This lesson explores antisemitism among youth. It draws on recent research on antisemitism and focuses on two examples: a student who spoke up against antisemitism at the University of Birmingham (UK) and then was attacked online, as well as a young man in Sweden who is committed to standing up against antisemitism and xenophobia.
Antisemitism is an ancient hatred that has persisted for centuries. It is also a contemporary hatred and form of prejudice, and reported incidents of antisemitism are increasing. In its May 2016 report, the UK’s Community Service Trust “shows that last year saw the third-highest annual total of antisemitic hate incidents in the UK. CST recorded 924 antisemitic incidents nationwide during 2015.”1 And the organization reports that “the first six months of 2016 saw an 11 percent increase in antisemitic hate incidents recorded in the UK compared to the same period in 2015.”2
In France, according to Human Rights First, “antisemitic incidents are on the rise . . . yet underreported and inadequately researched. The number of reported antisemitic hate crimes more than doubled in 2014 from the previous year, and they account for a disproportionate number of all bias-motivated incidents.” Furthermore, the number of reported incidents represents just a fraction of all occurrences. According to data from a 2012 survey by the European Union’s Fundamental Rights Agency, “82 percent of respondents said that they did not report to anyone the most serious incident of antisemitic discrimination that they had experienced in the past 12 months.”3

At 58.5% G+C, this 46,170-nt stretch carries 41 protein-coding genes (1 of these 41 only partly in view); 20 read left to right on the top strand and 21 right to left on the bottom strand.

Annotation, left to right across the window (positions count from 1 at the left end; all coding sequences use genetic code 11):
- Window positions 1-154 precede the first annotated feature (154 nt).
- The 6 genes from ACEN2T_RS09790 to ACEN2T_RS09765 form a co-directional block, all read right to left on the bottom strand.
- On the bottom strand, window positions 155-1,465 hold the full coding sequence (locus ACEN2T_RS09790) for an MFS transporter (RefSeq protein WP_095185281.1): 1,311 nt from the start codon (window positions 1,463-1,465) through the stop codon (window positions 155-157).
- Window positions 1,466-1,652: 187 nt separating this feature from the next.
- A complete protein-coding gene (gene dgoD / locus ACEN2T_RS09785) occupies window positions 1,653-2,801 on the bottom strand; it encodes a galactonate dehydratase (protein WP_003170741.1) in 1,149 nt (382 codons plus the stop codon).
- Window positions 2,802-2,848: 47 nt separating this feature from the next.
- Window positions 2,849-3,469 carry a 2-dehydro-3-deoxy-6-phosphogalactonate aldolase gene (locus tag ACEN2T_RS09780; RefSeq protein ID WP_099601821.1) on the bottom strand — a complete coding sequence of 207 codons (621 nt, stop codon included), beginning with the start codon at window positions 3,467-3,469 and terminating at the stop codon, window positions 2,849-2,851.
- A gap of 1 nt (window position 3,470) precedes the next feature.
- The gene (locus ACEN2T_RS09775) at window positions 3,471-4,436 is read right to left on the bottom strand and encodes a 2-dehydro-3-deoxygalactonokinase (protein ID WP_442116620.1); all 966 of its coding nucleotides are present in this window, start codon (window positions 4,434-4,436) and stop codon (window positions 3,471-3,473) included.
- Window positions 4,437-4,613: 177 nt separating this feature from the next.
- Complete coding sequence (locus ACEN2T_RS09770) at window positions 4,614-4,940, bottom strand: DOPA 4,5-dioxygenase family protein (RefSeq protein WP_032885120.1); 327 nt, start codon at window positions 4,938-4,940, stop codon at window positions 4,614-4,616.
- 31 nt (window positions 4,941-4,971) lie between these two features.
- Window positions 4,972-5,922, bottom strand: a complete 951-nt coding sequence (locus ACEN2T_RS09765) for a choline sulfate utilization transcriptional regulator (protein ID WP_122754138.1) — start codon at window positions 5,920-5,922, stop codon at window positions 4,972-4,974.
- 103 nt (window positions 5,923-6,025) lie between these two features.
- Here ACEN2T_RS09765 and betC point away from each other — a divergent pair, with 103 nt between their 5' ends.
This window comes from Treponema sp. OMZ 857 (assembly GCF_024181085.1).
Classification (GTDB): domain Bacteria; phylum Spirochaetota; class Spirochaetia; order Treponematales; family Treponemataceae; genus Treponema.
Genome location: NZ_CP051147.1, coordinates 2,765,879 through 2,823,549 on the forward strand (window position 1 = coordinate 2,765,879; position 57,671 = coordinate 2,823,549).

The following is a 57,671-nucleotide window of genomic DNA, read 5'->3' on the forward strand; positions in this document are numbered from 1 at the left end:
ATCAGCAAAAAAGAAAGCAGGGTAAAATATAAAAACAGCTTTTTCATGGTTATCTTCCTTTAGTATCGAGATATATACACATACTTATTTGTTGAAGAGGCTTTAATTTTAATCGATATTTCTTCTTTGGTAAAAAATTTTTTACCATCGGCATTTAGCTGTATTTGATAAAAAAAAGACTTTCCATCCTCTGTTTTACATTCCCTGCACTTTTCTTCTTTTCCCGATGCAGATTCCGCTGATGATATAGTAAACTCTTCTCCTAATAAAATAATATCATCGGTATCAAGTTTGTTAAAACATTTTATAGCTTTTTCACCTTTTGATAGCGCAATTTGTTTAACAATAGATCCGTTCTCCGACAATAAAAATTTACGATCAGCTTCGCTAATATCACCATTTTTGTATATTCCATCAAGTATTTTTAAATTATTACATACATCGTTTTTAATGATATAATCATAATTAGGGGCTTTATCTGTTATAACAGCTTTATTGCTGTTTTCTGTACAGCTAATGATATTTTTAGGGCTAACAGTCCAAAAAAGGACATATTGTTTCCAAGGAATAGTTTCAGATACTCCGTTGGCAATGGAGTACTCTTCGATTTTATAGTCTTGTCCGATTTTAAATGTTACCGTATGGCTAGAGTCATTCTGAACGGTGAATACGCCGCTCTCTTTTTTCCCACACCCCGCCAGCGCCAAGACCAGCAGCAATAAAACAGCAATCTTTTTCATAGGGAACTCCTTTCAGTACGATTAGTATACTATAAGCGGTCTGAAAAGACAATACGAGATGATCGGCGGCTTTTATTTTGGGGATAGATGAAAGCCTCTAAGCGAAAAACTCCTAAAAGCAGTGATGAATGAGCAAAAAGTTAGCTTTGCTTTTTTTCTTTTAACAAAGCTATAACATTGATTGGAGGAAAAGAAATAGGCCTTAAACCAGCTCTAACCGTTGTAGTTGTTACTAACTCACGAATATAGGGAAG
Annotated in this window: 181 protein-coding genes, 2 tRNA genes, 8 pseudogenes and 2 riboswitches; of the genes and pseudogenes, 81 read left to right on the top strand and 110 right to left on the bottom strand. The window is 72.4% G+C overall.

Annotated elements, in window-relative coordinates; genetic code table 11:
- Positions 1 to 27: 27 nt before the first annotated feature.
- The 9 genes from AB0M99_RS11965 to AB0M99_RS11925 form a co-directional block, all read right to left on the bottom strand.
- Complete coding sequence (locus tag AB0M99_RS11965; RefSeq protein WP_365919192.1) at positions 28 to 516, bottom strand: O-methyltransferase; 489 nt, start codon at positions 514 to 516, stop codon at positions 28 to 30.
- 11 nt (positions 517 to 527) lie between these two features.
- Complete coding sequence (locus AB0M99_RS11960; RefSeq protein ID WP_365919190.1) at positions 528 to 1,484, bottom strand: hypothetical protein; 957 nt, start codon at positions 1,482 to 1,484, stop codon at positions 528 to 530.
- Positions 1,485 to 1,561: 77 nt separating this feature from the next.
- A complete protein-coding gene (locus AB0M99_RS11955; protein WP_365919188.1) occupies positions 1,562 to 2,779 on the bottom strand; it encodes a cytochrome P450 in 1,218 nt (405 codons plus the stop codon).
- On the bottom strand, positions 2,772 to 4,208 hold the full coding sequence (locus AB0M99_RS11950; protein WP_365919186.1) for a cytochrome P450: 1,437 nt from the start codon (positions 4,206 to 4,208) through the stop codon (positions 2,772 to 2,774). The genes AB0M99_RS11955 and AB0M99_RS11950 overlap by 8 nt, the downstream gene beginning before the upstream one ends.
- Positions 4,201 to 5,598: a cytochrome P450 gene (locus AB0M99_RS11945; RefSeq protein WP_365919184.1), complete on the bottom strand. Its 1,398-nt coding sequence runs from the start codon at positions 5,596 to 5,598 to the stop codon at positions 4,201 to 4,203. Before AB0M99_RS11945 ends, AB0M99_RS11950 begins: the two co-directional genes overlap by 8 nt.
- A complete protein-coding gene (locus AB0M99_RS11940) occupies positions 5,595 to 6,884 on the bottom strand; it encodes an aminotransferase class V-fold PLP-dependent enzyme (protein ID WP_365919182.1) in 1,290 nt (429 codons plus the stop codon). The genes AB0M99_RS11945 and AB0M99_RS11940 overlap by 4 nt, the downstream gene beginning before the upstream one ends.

In their report, Human Rights First and other individuals and organizations monitoring antisemitism in France have said that comparisons to the 1930s are not apt. European states, for example, are not actively supporting and implementing antisemitism:
Nonetheless, antisemitism is a grave threat to human rights, and its resurgence in France should be of great concern to the French government and its allies, including the United States.
Antisemitic violence harms not only its direct victims but entire Jewish communities, preventing them from being able to exercise their fundamental rights. And the potential damage is even greater: Left unchecked, antisemitism leads to the persecution of other minorities, and to an overall increase in repression and intolerance. An increase in antisemitism is a harbinger of societal breakdown.4
Izzy Lenga is a university student in England. Last year, she saw some posters on her campus that read “Hitler was right.” Izzy took a photograph of one of the posters and shared it on Twitter with the message, “And for those who don’t think anti-Semitism is a serious issue, these were plastered over campus on Tues.” Almost immediately, people responded to her tweet—with antisemitic comments and threats, including “Another oven magnet crying about a piece of paper again?” and “I bet you put this up yourself, you just want more victim points.” People also responded with both moral outrage and compassion. Izzy’s story was picked up by several journalists and policymakers as well as everyday people who used social media to express their support for Izzy.
Talking to reporters who covered the story, Izzy said that she was afraid for her safety. She also said that it was not the first time that she saw antisemitic or Islamophobic graffiti on campus, and she was worried that the hate-filled responses she got for speaking out would prevent other students from speaking out when they witnessed hatred and prejudice on campus. At the same time, she was encouraged by the support she received, and she believed that she needed to speak up and not be silenced.